Seven Monegasques on Olympic qualification list

However, other means remain to participate in the Olympic Games. “Then there are the invitations, called wild cards, issued according to sports disciplines with a different quota, some sports not benefiting at all. These invitations are drawn up by a tripartite commission which includes representatives of international federations, Olympic committees and the IOC,” explains Yvette Lambin-Berti. She adds: “In Monaco, we were asked to draw up a list of our athletes who could benefit if they did not qualify for the classic circuit.” Quentin Antognelli (rowing), Hugo Micallef (boxing), Kevin Crovetto (artistic gymnastics), Cédric Bessi and Yann Siccardi (judo), Lucas Catarina (tennis) and Xiaoxin Yang (table tennis) are currently on this list. If they are seven for six disciplines, “the surprise could be created in cycling or other sports”, nuances nevertheless the general secretary of the COM.

Wild cards and universality

If this allocation of wild cards can only be made at the last moment, in June 2021, it is not due. “Compared to the Tokyo Games, there are already a large number of qualified athletes in many countries and this additional year will give a chance to those who were not yet, so there will be a lot of athletes . You also have to keep in mind that the international level is increasingly high,” she explains. Finally, there is the framework of universality. If no athlete from a country is qualified, the latter may be invited to send a representative to the Olympic Games and thus avoid its absence. “The country can send a girl and a boy, thanks to two invitations that are awarded in athletics and swimming,” says Yvette Lambin-Berti. Referring to the Prince’s speech in Seoul on merit, she insisted, however: “Going to the Olympic Games shouln’t be tarnished.”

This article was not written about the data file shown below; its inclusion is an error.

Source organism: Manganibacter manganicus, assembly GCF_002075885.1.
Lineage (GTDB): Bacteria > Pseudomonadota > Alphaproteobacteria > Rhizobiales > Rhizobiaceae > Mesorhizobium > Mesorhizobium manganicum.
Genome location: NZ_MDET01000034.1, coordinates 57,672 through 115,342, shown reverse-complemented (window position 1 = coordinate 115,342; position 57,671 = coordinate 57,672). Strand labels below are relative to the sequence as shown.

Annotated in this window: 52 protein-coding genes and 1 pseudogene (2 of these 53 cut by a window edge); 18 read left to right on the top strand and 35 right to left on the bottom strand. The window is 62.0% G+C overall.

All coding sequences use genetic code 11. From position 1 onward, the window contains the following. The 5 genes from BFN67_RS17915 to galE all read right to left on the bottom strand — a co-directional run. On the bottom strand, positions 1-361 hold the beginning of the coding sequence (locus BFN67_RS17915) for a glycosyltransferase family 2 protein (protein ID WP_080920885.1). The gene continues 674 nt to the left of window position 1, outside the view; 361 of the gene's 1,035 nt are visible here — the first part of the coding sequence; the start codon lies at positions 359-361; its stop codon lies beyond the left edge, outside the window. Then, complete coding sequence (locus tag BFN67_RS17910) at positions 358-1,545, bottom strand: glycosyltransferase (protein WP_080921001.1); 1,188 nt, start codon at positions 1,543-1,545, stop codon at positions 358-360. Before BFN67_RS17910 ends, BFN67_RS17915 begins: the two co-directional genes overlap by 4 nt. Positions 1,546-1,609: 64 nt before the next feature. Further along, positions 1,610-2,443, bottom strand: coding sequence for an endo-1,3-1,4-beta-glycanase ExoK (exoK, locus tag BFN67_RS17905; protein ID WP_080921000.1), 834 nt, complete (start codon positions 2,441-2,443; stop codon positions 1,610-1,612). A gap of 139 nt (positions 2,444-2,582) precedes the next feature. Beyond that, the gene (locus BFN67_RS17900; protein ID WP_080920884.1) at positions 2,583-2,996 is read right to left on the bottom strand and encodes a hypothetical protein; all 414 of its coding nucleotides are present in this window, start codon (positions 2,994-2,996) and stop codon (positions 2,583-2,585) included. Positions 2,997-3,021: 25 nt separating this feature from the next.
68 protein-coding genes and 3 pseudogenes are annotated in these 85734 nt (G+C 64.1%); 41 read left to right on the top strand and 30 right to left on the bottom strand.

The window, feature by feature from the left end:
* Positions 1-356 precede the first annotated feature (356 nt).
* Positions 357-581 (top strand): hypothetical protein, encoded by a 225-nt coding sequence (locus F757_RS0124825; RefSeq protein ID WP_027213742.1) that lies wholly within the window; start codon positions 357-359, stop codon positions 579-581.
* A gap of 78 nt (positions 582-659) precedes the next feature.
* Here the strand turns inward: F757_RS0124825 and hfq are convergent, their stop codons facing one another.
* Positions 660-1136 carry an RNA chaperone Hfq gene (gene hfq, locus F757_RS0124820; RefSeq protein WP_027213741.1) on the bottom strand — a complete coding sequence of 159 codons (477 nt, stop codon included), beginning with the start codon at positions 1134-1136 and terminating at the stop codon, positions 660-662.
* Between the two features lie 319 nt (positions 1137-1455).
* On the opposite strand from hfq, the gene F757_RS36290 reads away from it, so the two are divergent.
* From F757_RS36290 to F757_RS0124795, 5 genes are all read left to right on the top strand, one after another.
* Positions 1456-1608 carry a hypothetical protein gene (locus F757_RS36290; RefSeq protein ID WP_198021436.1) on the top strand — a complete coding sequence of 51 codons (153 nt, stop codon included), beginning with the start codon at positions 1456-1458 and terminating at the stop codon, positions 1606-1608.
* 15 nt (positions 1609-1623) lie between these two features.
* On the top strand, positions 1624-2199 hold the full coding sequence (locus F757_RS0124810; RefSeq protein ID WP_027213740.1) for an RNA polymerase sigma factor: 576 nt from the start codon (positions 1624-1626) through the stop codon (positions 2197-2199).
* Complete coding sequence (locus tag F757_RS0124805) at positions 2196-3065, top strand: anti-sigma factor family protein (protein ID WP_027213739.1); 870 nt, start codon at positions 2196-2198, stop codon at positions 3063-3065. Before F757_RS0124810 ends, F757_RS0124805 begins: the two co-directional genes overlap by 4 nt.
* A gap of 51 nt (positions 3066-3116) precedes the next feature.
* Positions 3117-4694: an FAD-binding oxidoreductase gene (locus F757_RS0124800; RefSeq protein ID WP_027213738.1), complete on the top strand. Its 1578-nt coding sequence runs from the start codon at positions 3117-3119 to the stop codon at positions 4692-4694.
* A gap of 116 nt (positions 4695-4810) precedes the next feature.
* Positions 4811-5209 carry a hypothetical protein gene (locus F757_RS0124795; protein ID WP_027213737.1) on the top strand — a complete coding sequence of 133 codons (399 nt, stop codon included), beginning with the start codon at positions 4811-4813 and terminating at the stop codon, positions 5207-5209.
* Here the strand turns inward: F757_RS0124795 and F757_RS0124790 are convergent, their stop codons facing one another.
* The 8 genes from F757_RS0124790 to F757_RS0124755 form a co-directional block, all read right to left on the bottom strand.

Monaco and the Olympic Games, a rich history

Thus, in Monaco, each athlete is scrupulously followed in their sports career in order to give them every chance of success. This explains why the Principality is frequently represented at the Summer and Winter Olympics. “We had regular delegations because it was built. Our athletes are credible and get results,” said the COM Secretary-General . Since its first Olympic Games in Antwerp in 1920, Monaco has participated in 30 Olympic editions sending 151 Monegasques to defend their colours in 14 disciplines, with a strong representation of shooting over the years. In Rome in 1960, 14 athletes participated in the trip! And more recently in London, in 2012, there were six in as many disciplines. Despite an uncertain global health context, Monaco intends to send a delegation for Tokyo 2020. “During the deconfinement, we, in connection with the federations, anticipated with the government so that the athletes registered on the list resume training as a priority. Two months off is terrible for the athletes,” acknowledges Yvette Lambin-Berti. But nothing is impossible. As long as the flame animates them.


© Stéphan Maggi / COM